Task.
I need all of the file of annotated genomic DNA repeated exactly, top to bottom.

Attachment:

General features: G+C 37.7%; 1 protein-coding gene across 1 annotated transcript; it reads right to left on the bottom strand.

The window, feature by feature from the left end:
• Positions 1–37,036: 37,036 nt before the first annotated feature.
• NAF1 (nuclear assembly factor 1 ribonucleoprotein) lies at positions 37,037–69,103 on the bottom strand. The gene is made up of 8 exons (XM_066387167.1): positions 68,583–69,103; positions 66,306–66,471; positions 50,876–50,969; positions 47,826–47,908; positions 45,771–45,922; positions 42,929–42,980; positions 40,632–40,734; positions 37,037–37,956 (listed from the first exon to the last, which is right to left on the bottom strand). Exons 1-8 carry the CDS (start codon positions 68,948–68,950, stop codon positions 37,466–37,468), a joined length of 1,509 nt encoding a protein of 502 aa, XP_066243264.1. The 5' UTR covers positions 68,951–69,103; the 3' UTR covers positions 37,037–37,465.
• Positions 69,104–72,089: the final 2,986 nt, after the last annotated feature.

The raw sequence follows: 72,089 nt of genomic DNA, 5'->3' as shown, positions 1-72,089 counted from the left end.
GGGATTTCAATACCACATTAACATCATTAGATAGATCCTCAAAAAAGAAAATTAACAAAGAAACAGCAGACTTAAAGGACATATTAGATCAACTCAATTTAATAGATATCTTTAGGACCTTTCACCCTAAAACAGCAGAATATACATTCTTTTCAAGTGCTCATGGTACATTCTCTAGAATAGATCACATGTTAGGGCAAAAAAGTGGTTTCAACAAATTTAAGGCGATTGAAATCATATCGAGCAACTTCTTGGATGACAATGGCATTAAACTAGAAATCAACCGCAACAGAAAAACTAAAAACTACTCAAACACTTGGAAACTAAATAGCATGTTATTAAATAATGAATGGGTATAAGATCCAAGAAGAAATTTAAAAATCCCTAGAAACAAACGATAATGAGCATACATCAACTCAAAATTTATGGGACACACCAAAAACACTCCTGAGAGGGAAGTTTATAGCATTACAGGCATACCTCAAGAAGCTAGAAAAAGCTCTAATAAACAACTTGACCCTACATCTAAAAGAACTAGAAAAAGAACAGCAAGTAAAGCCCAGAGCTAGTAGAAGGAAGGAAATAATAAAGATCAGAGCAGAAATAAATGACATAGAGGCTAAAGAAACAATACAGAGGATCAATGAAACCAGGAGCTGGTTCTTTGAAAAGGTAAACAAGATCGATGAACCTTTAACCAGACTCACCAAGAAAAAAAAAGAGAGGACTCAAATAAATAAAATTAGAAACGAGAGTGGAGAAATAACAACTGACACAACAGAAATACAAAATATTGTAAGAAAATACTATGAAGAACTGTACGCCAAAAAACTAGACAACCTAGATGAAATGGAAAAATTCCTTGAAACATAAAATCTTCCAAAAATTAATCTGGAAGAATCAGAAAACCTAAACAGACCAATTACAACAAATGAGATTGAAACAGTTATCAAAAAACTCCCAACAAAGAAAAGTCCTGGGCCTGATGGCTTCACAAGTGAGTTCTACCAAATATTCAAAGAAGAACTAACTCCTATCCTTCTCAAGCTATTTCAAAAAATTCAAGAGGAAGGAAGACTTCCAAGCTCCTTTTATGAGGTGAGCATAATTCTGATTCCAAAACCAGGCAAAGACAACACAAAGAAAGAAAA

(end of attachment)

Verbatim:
General features: G+C 37.7%; 1 protein-coding gene across 1 annotated transcript; it reads right to left on the bottom strand.

The window, feature by feature from the left end:
• Positions 1–37,036: 37,036 nt before the first annotated feature.
• NAF1 (nuclear assembly factor 1 ribonucleoprotein) lies at positions 37,037–69,103 on the bottom strand. The gene is made up of 8 exons (XM_066387167.1): positions 68,583–69,103; positions 66,306–66,471; positions 50,876–50,969; positions 47,826–47,908; positions 45,771–45,922; positions 42,929–42,980; positions 40,632–40,734; positions 37,037–37,956 (listed from the first exon to the last, which is right to left on the bottom strand). Exons 1-8 carry the CDS (start codon positions 68,948–68,950, stop codon positions 37,466–37,468), a joined length of 1,509 nt encoding a protein of 502 aa, XP_066243264.1. The 5' UTR covers positions 68,951–69,103; the 3' UTR covers positions 37,037–37,465.
• Positions 69,104–72,089: the final 2,986 nt, after the last annotated feature.

The raw sequence follows: 72,089 nt of genomic DNA, 5'->3' as shown, positions 1-72,089 counted from the left end.
GGGATTTCAATACCACATTAACATCATTAGATAGATCCTCAAAAAAGAAAATTAACAAAGAAACAGCAGACTTAAAGGACATATTAGATCAACTCAATTTAATAGATATCTTTAGGACCTTTCACCCTAAAACAGCAGAATATACATTCTTTTCAAGTGCTCATGGTACATTCTCTAGAATAGATCACATGTTAGGGCAAAAAAGTGGTTTCAACAAATTTAAGGCGATTGAAATCATATCGAGCAACTTCTTGGATGACAATGGCATTAAACTAGAAATCAACCGCAACAGAAAAACTAAAAACTACTCAAACACTTGGAAACTAAATAGCATGTTATTAAATAATGAATGGGTATAAGATCCAAGAAGAAATTTAAAAATCCCTAGAAACAAACGATAATGAGCATACATCAACTCAAAATTTATGGGACACACCAAAAACACTCCTGAGAGGGAAGTTTATAGCATTACAGGCATACCTCAAGAAGCTAGAAAAAGCTCTAATAAACAACTTGACCCTACATCTAAAAGAACTAGAAAAAGAACAGCAAGTAAAGCCCAGAGCTAGTAGAAGGAAGGAAATAATAAAGATCAGAGCAGAAATAAATGACATAGAGGCTAAAGAAACAATACAGAGGATCAATGAAACCAGGAGCTGGTTCTTTGAAAAGGTAAACAAGATCGATGAACCTTTAACCAGACTCACCAAGAAAAAAAAAGAGAGGACTCAAATAAATAAAATTAGAAACGAGAGTGGAGAAATAACAACTGACACAACAGAAATACAAAATATTGTAAGAAAATACTATGAAGAACTGTACGCCAAAAAACTAGACAACCTAGATGAAATGGAAAAATTCCTTGAAACATAAAATCTTCCAAAAATTAATCTGGAAGAATCAGAAAACCTAAACAGACCAATTACAACAAATGAGATTGAAACAGTTATCAAAAAACTCCCAACAAAGAAAAGTCCTGGGCCTGATGGCTTCACAAGTGAGTTCTACCAAATATTCAAAGAAGAACTAACTCCTATCCTTCTCAAGCTATTTCAAAAAATTCAAGAGGAAGGAAGACTTCCAAGCTCCTTTTATGAGGTGAGCATAATTCTGATTCCAAAACCAGGCAAAGACAACACAAAGAAAGAAAA